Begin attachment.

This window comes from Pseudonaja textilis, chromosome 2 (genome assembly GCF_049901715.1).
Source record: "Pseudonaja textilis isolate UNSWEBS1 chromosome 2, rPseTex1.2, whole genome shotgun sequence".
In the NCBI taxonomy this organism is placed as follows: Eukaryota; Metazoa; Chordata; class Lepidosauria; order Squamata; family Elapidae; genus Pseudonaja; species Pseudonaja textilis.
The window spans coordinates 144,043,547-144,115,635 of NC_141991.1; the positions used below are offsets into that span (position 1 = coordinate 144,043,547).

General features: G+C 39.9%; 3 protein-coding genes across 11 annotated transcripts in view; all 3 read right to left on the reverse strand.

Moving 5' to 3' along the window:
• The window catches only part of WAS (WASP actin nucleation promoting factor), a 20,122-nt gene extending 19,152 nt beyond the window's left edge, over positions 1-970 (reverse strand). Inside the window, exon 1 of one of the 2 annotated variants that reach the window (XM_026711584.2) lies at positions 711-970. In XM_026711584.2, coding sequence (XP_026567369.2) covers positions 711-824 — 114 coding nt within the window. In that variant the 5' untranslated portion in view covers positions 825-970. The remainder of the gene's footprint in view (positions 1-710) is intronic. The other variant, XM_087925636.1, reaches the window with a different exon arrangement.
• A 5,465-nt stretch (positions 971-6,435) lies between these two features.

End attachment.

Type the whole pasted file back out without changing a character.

This window comes from Pseudonaja textilis, chromosome 2 (genome assembly GCF_049901715.1).
Source record: "Pseudonaja textilis isolate UNSWEBS1 chromosome 2, rPseTex1.2, whole genome shotgun sequence".
In the NCBI taxonomy this organism is placed as follows: Eukaryota; Metazoa; Chordata; class Lepidosauria; order Squamata; family Elapidae; genus Pseudonaja; species Pseudonaja textilis.
The window spans coordinates 144,043,547-144,115,635 of NC_141991.1; the positions used below are offsets into that span (position 1 = coordinate 144,043,547).

General features: G+C 39.9%; 3 protein-coding genes across 11 annotated transcripts in view; all 3 read right to left on the reverse strand.

Moving 5' to 3' along the window:
• The window catches only part of WAS (WASP actin nucleation promoting factor), a 20,122-nt gene extending 19,152 nt beyond the window's left edge, over positions 1-970 (reverse strand). Inside the window, exon 1 of one of the 2 annotated variants that reach the window (XM_026711584.2) lies at positions 711-970. In XM_026711584.2, coding sequence (XP_026567369.2) covers positions 711-824 — 114 coding nt within the window. In that variant the 5' untranslated portion in view covers positions 825-970. The remainder of the gene's footprint in view (positions 1-710) is intronic. The other variant, XM_087925636.1, reaches the window with a different exon arrangement.
• A 5,465-nt stretch (positions 971-6,435) lies between these two features.